Wisconsin to join $26 billion settlement against opioid maker, distributors for roles in crisis

Wisconsin alone could receive at least $400 million under the settlement agreements
Dea: Companies Had ‘systematic Failure’ In Monitoring Pills
(Associated Press photo)

MADISON, Wis. (WKBT) – Wisconsin Attorney General Josh Kaul announced Wednesday that he plans to join settlement agreements totaling $26 billion with Janssen and three distributors of the opioid painkillers that company manufactured and marketed.

The settlement agreements, approved last month amid accusations that the companies fueled the U.S. opioid addiction crisis, have been circulated among states and local governments.
Janssen includes Johnson & Johnson, Janssen Pharmaceuticals Inc., Ortho-McNeil-Jansen Pharmaceuticals Inc. and Janssen Pharmaceutica Inc., while the distributors are Cardinal, McKesson and AmerisourceBergen.

The proposed pacts would require significant industry changes intended to ensure that such a crisis never will happen again. They also would resolve investigations and litigation over the companies’ roles in instigating and inflaming the opioid epidemic.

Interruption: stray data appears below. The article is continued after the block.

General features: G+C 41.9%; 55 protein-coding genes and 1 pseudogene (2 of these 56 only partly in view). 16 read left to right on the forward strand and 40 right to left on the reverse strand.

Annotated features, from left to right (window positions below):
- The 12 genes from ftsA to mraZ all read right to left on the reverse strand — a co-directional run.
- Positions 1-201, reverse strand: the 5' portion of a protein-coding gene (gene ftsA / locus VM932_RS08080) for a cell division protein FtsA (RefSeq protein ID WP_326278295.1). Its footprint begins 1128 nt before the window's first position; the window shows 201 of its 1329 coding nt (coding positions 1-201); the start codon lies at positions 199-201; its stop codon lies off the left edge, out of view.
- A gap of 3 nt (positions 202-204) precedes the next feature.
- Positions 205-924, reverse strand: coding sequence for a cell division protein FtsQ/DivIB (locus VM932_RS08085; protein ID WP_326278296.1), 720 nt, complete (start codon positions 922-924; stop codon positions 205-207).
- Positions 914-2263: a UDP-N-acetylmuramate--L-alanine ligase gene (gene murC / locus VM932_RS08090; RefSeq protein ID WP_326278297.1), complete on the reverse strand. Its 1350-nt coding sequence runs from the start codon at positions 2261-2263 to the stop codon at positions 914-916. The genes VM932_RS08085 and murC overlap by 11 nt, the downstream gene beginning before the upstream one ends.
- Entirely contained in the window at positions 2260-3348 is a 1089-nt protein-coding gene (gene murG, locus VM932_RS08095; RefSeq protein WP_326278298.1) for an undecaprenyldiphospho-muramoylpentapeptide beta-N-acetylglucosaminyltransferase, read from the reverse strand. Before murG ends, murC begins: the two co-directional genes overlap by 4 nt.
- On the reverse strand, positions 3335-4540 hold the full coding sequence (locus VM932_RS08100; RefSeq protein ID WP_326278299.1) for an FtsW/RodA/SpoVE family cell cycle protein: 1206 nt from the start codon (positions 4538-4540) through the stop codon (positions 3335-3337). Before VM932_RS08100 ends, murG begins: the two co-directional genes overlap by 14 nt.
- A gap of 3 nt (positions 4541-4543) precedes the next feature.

Depending on the number of states and local governments that join the deal, Wisconsin could receive at least an estimated $400 million that the state would use to help individuals struggling with addiction.

The states have a deadline of Aug. 21 to indicate whether they intend to join, and local governments have an additional 120 days to reveal their inclination. States and local governments will receive maximum payments if each state and its local jurisdictions enter the agreement.

“To fight the opioid crisis as effectively as possible, our communities need resources to support critical treatment and prevention programs,” Kaul said. “Moving forward with this agreement will bring hundreds of millions of dollars to Wisconsin communities, significantly enhancing communities’ ability to take action to fight the opioid epidemic and making our communities safer.”

In March 2019, Kaul joined a multistate investigation into the business practices of opioid distributors. For more than two years, Wisconsin assistant attorneys general have collaborated with those in other states to investigate the distributors and their role in fanning the opioid epidemic.

More information about the proposed settlement agreements is on the state Department of Justice website.